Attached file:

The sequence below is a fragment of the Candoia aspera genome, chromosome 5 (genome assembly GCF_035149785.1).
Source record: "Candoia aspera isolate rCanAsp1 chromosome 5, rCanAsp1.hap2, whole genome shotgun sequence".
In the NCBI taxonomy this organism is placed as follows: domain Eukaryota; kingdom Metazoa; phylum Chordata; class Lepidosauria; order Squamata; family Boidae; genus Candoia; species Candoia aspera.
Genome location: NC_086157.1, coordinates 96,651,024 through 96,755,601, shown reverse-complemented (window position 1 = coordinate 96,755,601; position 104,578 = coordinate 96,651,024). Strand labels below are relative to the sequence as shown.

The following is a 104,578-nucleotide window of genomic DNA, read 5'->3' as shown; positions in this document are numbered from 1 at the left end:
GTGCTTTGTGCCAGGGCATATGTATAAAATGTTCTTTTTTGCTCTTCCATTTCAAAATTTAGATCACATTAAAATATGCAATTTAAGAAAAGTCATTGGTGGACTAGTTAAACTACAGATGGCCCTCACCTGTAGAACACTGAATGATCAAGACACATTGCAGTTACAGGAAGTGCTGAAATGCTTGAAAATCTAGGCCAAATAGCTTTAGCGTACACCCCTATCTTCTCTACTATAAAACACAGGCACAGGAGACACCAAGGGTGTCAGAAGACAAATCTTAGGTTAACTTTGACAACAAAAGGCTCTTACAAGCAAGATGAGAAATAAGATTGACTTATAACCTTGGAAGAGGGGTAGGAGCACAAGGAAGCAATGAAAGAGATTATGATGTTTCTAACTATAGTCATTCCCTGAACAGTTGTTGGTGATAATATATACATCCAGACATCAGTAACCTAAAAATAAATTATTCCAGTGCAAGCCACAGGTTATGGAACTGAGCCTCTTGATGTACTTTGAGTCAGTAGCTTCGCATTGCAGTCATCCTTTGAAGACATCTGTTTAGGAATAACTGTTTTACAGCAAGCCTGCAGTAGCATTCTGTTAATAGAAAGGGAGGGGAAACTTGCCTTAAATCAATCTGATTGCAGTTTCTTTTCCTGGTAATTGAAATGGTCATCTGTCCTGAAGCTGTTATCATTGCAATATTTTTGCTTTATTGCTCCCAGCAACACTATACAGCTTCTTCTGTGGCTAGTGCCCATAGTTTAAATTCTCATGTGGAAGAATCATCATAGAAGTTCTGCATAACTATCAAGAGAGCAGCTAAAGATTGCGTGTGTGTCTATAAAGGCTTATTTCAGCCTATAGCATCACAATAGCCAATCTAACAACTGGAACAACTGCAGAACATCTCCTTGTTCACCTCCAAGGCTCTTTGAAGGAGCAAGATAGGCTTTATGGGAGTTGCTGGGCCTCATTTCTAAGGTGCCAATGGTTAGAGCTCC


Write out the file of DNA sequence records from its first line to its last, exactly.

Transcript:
The sequence below is a fragment of the Candoia aspera genome, chromosome 5 (genome assembly GCF_035149785.1).
Source record: "Candoia aspera isolate rCanAsp1 chromosome 5, rCanAsp1.hap2, whole genome shotgun sequence".
In the NCBI taxonomy this organism is placed as follows: domain Eukaryota; kingdom Metazoa; phylum Chordata; class Lepidosauria; order Squamata; family Boidae; genus Candoia; species Candoia aspera.
Genome location: NC_086157.1, coordinates 96,651,024 through 96,755,601, shown reverse-complemented (window position 1 = coordinate 96,755,601; position 104,578 = coordinate 96,651,024). Strand labels below are relative to the sequence as shown.

The following is a 104,578-nucleotide window of genomic DNA, read 5'->3' as shown; positions in this document are numbered from 1 at the left end:
GTGCTTTGTGCCAGGGCATATGTATAAAATGTTCTTTTTTGCTCTTCCATTTCAAAATTTAGATCACATTAAAATATGCAATTTAAGAAAAGTCATTGGTGGACTAGTTAAACTACAGATGGCCCTCACCTGTAGAACACTGAATGATCAAGACACATTGCAGTTACAGGAAGTGCTGAAATGCTTGAAAATCTAGGCCAAATAGCTTTAGCGTACACCCCTATCTTCTCTACTATAAAACACAGGCACAGGAGACACCAAGGGTGTCAGAAGACAAATCTTAGGTTAACTTTGACAACAAAAGGCTCTTACAAGCAAGATGAGAAATAAGATTGACTTATAACCTTGGAAGAGGGGTAGGAGCACAAGGAAGCAATGAAAGAGATTATGATGTTTCTAACTATAGTCATTCCCTGAACAGTTGTTGGTGATAATATATACATCCAGACATCAGTAACCTAAAAATAAATTATTCCAGTGCAAGCCACAGGTTATGGAACTGAGCCTCTTGATGTACTTTGAGTCAGTAGCTTCGCATTGCAGTCATCCTTTGAAGACATCTGTTTAGGAATAACTGTTTTACAGCAAGCCTGCAGTAGCATTCTGTTAATAGAAAGGGAGGGGAAACTTGCCTTAAATCAATCTGATTGCAGTTTCTTTTCCTGGTAATTGAAATGGTCATCTGTCCTGAAGCTGTTATCATTGCAATATTTTTGCTTTATTGCTCCCAGCAACACTATACAGCTTCTTCTGTGGCTAGTGCCCATAGTTTAAATTCTCATGTGGAAGAATCATCATAGAAGTTCTGCATAACTATCAAGAGAGCAGCTAAAGATTGCGTGTGTGTCTATAAAGGCTTATTTCAGCCTATAGCATCACAATAGCCAATCTAACAACTGGAACAACTGCAGAACATCTCCTTGTTCACCTCCAAGGCTCTTTGAAGGAGCAAGATAGGCTTTATGGGAGTTGCTGGGCCTCATTTCTAAGGTGCCAATGGTTAGAGCTCC